srec2, srec3, srec4
The srecord generator is capable of generating output with any one of 2, 3, or 4 byte addresses. The -A option can be used to set the base address offset and the default here is 0x0000 (unlike tdr).

NOTE: This assembler allows for the output formats to be expanded to include many different output formats. See the file emitter.c for details.

This option specifies a format specific string which is passed to the format generator. Both format "tdr" and the srecord formats use this option.
This option tells the assembler to also generate a listing file. A listing will be placed in the file infile.lst. Where 'infile' is the file that is being assembled. This option may appear anywhere before infile.asm. The option must occur isolated on the command line. The listing file shows the assembler generated code in hex, and up to 60 characters are retained from the source file.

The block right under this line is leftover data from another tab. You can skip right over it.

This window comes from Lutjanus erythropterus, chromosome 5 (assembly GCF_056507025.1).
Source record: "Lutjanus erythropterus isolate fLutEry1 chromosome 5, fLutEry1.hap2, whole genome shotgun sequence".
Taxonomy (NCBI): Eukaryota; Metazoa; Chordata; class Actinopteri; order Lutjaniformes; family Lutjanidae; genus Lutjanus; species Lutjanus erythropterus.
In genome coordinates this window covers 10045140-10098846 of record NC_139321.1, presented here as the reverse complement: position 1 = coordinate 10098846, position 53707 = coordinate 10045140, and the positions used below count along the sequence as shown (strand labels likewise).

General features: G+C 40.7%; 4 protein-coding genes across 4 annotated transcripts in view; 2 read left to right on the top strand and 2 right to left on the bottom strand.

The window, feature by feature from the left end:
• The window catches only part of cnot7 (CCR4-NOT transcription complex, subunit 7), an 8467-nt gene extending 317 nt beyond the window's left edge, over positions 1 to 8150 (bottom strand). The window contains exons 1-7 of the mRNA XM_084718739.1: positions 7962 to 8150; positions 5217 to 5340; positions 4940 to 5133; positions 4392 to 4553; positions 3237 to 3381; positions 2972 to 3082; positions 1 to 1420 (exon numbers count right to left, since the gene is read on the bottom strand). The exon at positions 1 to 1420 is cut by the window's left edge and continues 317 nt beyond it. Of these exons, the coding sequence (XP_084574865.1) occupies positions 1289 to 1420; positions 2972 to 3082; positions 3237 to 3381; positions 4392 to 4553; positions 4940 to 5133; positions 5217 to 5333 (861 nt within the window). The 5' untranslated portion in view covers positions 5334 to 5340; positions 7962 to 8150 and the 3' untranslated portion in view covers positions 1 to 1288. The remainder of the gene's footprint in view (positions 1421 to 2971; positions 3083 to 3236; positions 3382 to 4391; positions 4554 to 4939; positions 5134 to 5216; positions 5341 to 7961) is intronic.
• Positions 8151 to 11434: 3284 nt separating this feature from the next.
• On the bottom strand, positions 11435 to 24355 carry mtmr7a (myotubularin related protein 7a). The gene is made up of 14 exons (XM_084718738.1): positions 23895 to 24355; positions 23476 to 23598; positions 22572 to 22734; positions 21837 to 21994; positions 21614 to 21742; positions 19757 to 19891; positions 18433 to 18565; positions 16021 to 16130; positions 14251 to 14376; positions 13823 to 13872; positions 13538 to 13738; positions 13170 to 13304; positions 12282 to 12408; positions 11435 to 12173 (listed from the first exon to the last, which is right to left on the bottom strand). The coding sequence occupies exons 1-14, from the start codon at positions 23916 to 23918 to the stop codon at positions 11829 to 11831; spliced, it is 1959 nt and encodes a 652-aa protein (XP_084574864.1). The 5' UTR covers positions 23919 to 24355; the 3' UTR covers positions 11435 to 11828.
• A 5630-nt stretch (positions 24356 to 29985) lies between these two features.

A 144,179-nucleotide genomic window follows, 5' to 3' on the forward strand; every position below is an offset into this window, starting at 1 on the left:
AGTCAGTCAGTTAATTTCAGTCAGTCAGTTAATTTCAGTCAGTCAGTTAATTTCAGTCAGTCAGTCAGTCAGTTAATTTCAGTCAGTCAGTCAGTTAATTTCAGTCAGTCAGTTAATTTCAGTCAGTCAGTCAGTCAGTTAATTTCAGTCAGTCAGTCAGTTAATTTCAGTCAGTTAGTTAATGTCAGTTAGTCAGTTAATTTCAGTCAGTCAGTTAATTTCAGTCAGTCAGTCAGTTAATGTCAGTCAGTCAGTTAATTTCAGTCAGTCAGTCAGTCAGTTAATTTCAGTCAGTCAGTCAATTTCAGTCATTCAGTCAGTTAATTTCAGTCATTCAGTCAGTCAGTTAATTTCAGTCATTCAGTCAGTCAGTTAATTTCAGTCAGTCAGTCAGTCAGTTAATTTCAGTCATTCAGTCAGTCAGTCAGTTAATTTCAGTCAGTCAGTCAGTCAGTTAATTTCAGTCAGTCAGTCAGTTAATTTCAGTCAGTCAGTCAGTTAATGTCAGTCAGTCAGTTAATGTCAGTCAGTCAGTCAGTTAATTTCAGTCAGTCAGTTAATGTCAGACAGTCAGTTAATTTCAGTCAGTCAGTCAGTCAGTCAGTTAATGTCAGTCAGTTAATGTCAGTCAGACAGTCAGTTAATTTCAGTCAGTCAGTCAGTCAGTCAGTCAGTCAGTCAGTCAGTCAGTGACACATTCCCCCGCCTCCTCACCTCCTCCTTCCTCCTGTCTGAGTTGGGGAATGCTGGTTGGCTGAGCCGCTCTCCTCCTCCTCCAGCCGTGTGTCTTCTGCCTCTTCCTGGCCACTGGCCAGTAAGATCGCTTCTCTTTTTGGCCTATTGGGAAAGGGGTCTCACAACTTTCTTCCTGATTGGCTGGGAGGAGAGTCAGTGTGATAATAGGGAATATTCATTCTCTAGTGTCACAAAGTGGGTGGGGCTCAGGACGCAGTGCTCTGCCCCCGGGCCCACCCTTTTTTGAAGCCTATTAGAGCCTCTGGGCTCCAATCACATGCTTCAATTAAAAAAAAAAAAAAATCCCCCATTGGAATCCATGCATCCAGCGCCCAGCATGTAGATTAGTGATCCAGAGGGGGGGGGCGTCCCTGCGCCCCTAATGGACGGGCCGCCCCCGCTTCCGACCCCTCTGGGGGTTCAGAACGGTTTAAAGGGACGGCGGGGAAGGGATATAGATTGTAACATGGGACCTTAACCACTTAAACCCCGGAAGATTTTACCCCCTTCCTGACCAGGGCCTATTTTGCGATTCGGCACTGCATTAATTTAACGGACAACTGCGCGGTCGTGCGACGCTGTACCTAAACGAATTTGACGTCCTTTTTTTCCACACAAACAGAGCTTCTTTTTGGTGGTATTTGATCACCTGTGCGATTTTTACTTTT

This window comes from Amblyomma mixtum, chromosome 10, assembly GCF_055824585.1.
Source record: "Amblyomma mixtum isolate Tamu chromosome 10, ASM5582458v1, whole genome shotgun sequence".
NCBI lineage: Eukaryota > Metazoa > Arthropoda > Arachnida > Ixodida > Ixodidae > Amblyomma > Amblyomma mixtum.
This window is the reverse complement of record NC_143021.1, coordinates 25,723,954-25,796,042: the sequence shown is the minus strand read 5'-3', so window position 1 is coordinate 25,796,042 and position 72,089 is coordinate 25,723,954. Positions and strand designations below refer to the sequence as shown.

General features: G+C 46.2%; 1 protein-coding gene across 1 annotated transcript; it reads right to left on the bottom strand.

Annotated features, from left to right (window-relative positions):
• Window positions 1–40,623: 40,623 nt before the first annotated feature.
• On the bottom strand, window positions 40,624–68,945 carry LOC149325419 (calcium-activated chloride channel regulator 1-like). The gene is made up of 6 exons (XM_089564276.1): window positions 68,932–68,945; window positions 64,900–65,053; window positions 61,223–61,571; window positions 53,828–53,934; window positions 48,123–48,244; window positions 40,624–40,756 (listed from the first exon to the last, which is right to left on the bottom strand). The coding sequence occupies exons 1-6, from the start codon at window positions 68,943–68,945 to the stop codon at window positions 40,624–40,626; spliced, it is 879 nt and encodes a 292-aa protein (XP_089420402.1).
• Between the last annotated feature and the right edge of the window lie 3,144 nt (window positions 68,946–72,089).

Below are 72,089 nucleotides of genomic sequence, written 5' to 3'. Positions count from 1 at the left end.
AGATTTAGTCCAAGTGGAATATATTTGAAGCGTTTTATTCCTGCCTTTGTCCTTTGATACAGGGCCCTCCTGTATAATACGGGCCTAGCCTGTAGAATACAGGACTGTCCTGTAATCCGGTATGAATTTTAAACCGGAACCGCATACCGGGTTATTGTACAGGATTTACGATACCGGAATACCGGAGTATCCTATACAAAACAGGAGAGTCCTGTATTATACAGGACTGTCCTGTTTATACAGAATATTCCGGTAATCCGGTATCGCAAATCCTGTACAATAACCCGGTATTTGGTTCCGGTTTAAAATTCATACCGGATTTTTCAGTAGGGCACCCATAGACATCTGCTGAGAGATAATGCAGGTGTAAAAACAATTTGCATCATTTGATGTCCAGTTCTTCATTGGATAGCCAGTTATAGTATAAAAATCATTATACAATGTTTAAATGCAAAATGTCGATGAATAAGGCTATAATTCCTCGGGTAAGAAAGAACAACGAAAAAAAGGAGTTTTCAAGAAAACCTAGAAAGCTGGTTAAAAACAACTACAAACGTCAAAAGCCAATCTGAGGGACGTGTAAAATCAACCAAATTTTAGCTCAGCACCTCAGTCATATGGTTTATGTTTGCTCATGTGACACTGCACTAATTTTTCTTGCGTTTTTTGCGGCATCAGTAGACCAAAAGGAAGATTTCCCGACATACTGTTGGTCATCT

This option instructs the assembler to supress the listing, output the object code to stdout, and DELETE the original assembly source file. This is intended to be used with a cgi script which builds a custom configured temporary copy of an assembly source. This option should not normally be used.


The AS31 assembler supports all of the standard 8051 family instructions. Please refer to this Instruction Set Reference sheet.


AS31 includes the following assembler directives:
.ORG expr
Start assembling at the address specified by the expression expr. An error occurs if the assembler starts assembling over an address space that has previously been assembled into.
.EQU symbol, expr
Set symbol to the value of expr. The value for expr must be known during the first pass, when the line containing the .EQU is encountered.
.DB expr, expr, ...
.BYTE expr, expr, ...
Assemble the bytes specified by the expression into memory. A string may also be specified with this directive.
.WORD expr, expr, ...